Cannabis contains approximately 60 to 80 different compounds called cannabinoids; substances whose potential medical benefits—like reducing nausea and combatting tumours—are currently being explored by the scientific community.
THC (tetrahydrocannabinol) is one of the most commonly occurring cannabinoids, a psychoactive substance that is responsible for why users feel ‘high’ when they ingest marijuana, experiencing pleasurable feelings of relaxation and euphoria. THC can also have a number of additional effects—such as decreasing pain and increasing appetite—that make it particularly interesting to medical researchers. It has been linked to a growing incidence of psychotic symptoms and schizophrenia in users (particularly those with a genetic predisposition).
Cannabinoids work by interacting with certain receptors on cells in the body: CB1 receptors, found on cells in the nervous system, and CB2 receptors, located within the immune system. THC’s intoxicating effects—and link to mental illness—are related to its activation of CB1 receptors. The effects Cannabidiol, another common cannabinoid found within marijuana, has on the body means it interacts far less with these CB1 receptors, and when it does it produces little to no psychoactive effects. This, combined with the fact that there is also increasing evidence that it may have an effect on other signalling systems in the brain, means that scientists are now investigating CBD’s possible therapeutic potential for treating a host of issues from anxiety and psychosis to Alzheimer’s.
In 2015, Nora D. Volkow, director of the National Institute on Drug Abuse testified to the US Senate Drug Caucus on the research done so far on the possible medical uses of cannabidiol. Studies conducted in the last two decades have indicated that CBD may have anti-seizure effects (when conducted with animal models), though only a small handful of randomised clinical trials have been run on the effectiveness of CBD as a treatment for epilepsy. CBD has also been shown to have neuro-protective and anti-inflammatory properties when tested on cell cultures and animal models, with positive outcomes on conditions such as Alzheimer’s, stroke, Parkinson’s diseases and multiple sclerosis (in fact a medicine called Savitex, which contains both THC and CBD, is already being used in the NHS to treat the symptoms of multiple sclerosis). There have also been several pre-clinical reports on the effects cannabidiol has on the body including a considerable anti-tumour effect in cell culture and animal models, though these results have not been confirmed in human subjects.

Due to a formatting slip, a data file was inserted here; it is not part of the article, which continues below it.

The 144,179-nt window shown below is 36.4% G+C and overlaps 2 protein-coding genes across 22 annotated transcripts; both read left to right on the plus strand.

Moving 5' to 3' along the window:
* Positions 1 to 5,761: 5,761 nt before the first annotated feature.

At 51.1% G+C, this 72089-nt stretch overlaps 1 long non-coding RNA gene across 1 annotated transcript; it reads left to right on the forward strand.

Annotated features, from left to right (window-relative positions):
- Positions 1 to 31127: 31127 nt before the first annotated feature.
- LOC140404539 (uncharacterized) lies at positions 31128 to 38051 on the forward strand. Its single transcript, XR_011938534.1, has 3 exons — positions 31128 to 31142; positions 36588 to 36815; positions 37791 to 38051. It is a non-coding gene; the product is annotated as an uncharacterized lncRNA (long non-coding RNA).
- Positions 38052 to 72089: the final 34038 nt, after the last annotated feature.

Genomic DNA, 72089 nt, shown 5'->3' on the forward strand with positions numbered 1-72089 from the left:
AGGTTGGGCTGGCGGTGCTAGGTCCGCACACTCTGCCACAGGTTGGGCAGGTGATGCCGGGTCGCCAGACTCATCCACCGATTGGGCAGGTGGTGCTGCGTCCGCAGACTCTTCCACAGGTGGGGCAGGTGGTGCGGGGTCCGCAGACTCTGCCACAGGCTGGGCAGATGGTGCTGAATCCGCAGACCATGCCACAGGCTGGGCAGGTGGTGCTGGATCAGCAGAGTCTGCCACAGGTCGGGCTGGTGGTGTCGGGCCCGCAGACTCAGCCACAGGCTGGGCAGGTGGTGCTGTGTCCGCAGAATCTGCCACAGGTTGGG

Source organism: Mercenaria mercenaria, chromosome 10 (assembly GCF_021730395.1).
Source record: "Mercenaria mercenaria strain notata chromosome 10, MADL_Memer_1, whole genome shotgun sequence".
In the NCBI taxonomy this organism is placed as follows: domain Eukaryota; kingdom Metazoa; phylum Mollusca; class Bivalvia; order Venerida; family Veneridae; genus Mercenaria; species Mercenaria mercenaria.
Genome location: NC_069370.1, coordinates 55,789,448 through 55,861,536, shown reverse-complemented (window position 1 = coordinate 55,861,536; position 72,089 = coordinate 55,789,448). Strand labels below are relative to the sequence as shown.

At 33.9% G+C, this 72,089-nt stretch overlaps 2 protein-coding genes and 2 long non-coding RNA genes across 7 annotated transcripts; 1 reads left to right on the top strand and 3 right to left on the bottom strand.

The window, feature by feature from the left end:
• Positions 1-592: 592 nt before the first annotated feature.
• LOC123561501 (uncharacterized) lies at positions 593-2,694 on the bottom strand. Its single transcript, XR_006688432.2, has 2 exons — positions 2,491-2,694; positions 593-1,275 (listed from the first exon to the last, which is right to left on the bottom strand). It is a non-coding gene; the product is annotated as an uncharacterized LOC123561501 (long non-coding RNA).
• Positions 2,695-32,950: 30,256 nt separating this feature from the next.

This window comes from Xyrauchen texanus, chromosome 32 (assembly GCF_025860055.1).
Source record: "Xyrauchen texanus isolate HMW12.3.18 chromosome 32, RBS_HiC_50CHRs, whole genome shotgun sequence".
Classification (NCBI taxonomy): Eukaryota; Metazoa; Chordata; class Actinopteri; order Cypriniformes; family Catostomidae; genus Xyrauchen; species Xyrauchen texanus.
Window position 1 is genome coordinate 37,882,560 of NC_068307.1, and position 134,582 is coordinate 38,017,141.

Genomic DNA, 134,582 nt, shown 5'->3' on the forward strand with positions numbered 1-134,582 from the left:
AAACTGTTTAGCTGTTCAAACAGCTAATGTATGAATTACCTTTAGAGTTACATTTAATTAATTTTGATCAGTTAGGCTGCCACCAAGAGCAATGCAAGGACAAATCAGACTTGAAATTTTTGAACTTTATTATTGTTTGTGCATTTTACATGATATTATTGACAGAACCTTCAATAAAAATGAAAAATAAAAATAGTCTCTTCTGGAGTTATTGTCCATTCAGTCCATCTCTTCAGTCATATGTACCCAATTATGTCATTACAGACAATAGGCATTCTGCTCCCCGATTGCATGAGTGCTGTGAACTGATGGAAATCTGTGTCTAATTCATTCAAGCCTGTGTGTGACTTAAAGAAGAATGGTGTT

There is evidence to suggest that the effects cannabidiol has on the body are positive in regards to alleviating the symptoms of certain mental illnesses. Marijuana has been linked in several studies to an increased risk of psychosis in some individuals, effects that, research suggests, CBD may limit. Thus far there have only been small-scale clinical trials on this. The anxiety and stress-lessening effects of CBD have also been documented in animal models and small human laboratory and clinical trials—particularly when it comes to social anxiety and post-traumatic stress.
Cannabinoids and cancer
One of the areas that garners the most attention when it comes to the medical uses of cannabinoids and the effects cannabidiol has on the body is cancer treatment. However, it’s important to recognise that virtually all research on whether cannabinoids can treat cancer has been done on either animals or lab-grown cancer cells, not live patients. In addition, while there has been promising research on the beneficial effects that cannabinoids could have on fighting tumours, there isn’t enough reliable evidence to definitively prove that cannabinoids could effectively treat cancer. See Cancer Research UK’s science blog for more information on this subject.
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